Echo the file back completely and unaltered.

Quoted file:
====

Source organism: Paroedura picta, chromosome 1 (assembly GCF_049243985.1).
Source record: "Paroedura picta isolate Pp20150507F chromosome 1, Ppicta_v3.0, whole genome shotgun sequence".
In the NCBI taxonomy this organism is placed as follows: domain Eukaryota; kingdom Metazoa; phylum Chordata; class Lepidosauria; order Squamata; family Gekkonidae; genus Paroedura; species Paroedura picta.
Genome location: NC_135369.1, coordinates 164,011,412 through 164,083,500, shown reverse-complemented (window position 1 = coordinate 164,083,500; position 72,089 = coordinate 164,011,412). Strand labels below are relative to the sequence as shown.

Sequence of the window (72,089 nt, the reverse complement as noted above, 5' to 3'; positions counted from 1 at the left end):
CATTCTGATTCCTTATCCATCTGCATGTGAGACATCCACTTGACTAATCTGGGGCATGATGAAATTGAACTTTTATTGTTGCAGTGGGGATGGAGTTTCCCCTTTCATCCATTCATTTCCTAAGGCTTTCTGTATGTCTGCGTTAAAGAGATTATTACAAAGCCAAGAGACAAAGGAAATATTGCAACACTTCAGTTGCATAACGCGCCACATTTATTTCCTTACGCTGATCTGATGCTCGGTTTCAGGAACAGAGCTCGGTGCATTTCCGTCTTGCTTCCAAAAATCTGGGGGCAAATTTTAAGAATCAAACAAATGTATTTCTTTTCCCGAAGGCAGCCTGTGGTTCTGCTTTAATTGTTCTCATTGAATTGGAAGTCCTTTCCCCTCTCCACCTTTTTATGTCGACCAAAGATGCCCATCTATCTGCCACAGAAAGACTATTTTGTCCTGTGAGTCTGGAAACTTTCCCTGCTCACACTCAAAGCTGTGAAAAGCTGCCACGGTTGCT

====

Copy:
Source organism: Paroedura picta, chromosome 1 (assembly GCF_049243985.1).
Source record: "Paroedura picta isolate Pp20150507F chromosome 1, Ppicta_v3.0, whole genome shotgun sequence".
In the NCBI taxonomy this organism is placed as follows: domain Eukaryota; kingdom Metazoa; phylum Chordata; class Lepidosauria; order Squamata; family Gekkonidae; genus Paroedura; species Paroedura picta.
Genome location: NC_135369.1, coordinates 164,011,412 through 164,083,500, shown reverse-complemented (window position 1 = coordinate 164,083,500; position 72,089 = coordinate 164,011,412). Strand labels below are relative to the sequence as shown.

Sequence of the window (72,089 nt, the reverse complement as noted above, 5' to 3'; positions counted from 1 at the left end):
CATTCTGATTCCTTATCCATCTGCATGTGAGACATCCACTTGACTAATCTGGGGCATGATGAAATTGAACTTTTATTGTTGCAGTGGGGATGGAGTTTCCCCTTTCATCCATTCATTTCCTAAGGCTTTCTGTATGTCTGCGTTAAAGAGATTATTACAAAGCCAAGAGACAAAGGAAATATTGCAACACTTCAGTTGCATAACGCGCCACATTTATTTCCTTACGCTGATCTGATGCTCGGTTTCAGGAACAGAGCTCGGTGCATTTCCGTCTTGCTTCCAAAAATCTGGGGGCAAATTTTAAGAATCAAACAAATGTATTTCTTTTCCCGAAGGCAGCCTGTGGTTCTGCTTTAATTGTTCTCATTGAATTGGAAGTCCTTTCCCCTCTCCACCTTTTTATGTCGACCAAAGATGCCCATCTATCTGCCACAGAAAGACTATTTTGTCCTGTGAGTCTGGAAACTTTCCCTGCTCACACTCAAAGCTGTGAAAAGCTGCCACGGTTGCT